Or, why I love my lensbaby, reason #438
It’s hard to put a focal length on a lensbaby. About the best I can tell you is “medium blur” or, if you really want me to be precise about it, “medium squeeze” (since that’s what we do when we use one.) Really, a focal length doesn’t do it justice. It’s got that whole tilt shift variable focus thing going on that just blows the whole EXIF debate out of the water. Best guess is, even if you were to find my tripod holes (I wish you luck with that one-I don’t even remember where most of them are anymore) even if you were to take the same camera, same lensbaby, same light (impossible tasks all, really, scientifically, if you think about it) you still could not get just the exact squeeze down to copy my work. You might get really, really close but…
All these folks on this great EXIF quest need to realize that each moment in the time space continuum is, in fact, unique. This point in time, that place, the position of the sun, the heat, the humidity and temperature, all scientific elements that contribute to making a unique entry in the continuum also contribute to making our images unique. You can try, and try as you may, but you’ll never be in the “here and now” again. Sure, you might find yourself in the “there and later” or quite possibly in the “here and later” (should you succeed in finding those tripod holes) but the “here and now?” Sorry, it’s come and gone.
Good photographers pay attention to the weather. They know the temperature, the humidity, tide waters, position of the sun, time of the moon rise, and all that. Great photographers, I think, take it on instinctively. They walk around and just feel, in their blood, what they want to shoot. Then they just go after it, making the most of their surroundings in the process.
The best images represent a concept realized. The photographer had a vision and used his hands and camera “foo” to bring that vision to life-to share it with the world-to put it “out there” for all to see. But, the camera “foo” is only part of the equation. One important piece of that photographic puzzle if you will-the vision-is just as important. And, unfortunately, for all you EXIF hunters, that’s the piece you won’t find on your tripod hole maps.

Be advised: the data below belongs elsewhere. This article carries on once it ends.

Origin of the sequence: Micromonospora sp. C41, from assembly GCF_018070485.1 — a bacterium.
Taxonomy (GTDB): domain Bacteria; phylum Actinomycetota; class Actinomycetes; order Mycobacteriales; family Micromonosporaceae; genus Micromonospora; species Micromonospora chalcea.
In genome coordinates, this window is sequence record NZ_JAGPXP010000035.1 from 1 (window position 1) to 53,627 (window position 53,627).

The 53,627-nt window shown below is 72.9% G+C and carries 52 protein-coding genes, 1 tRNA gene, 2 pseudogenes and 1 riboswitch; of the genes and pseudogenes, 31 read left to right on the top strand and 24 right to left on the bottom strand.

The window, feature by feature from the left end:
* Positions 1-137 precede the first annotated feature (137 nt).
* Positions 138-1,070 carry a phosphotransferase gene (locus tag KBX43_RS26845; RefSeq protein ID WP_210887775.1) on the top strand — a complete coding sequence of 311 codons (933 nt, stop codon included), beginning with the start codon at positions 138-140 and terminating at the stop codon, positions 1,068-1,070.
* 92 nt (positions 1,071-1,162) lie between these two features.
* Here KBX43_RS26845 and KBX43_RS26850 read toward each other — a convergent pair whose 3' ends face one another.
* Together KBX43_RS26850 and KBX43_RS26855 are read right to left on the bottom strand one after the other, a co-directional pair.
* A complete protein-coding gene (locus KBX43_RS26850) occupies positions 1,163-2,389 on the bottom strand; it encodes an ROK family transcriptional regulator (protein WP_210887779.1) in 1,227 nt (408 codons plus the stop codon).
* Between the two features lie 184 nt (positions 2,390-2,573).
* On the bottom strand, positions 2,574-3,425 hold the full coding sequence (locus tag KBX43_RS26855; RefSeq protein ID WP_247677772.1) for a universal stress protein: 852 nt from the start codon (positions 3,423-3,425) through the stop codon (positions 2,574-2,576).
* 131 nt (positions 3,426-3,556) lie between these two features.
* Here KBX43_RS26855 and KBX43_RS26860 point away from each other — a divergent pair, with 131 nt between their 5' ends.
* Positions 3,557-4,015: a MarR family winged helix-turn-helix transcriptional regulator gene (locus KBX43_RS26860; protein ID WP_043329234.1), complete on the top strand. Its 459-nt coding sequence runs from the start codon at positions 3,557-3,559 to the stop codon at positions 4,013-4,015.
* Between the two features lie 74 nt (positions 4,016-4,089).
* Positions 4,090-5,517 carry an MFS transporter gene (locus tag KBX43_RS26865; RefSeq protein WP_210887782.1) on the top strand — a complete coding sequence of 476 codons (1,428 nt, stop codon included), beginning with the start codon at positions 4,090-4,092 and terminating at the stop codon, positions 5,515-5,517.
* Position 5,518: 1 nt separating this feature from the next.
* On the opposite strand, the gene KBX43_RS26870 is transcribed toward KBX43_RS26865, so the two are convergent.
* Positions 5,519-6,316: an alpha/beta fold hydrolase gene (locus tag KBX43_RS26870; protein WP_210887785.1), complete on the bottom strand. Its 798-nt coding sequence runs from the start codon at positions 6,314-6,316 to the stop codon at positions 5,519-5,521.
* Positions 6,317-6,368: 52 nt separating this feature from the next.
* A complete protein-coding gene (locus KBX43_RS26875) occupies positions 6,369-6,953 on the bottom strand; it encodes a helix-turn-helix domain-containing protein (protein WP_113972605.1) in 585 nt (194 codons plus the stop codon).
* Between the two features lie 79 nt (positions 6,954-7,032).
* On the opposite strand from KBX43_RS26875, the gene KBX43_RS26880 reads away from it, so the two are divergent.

A few people have written to me and suggested that the EXIF data is really used by beginners, to help them out, so they have a “launching pad” of sorts. That’s all well and good but, I’m here to tell you the bad news that comes along with that. At some point in your development, you are going to have to make your own tripod holes. You are going to have to take your own shots, make your own way, celebrate your own moments. It’s what makes us unique that brings out the great artists in us all and, frankly, you won’t find “unique” on that tripod hole map now, will you?
So, yeah, go ahead. Find my tripod holes. Try to copy my “squeeze.” Peek at my EXIF data. But, do it and then realize you have your own concept to conquer. Learn how to properly expose an image, record apertures, calculate hyperfocal focusing distances and shutter speeds down to the thousandth of a second. And then, if you want to get really good, forget all that crap and go out to take good pictures. Good photographers take good pictures. There’s no big secret to that, and, sorry to say, there’s nothing to calculate really. If you have to think about it, well, you’re trying too hard.
I’d much rather be creative and copied than caught up in the chase to fill out my book of cliched shots and stranded in the land of other photographer’s tripod holes.
Until next JPEG…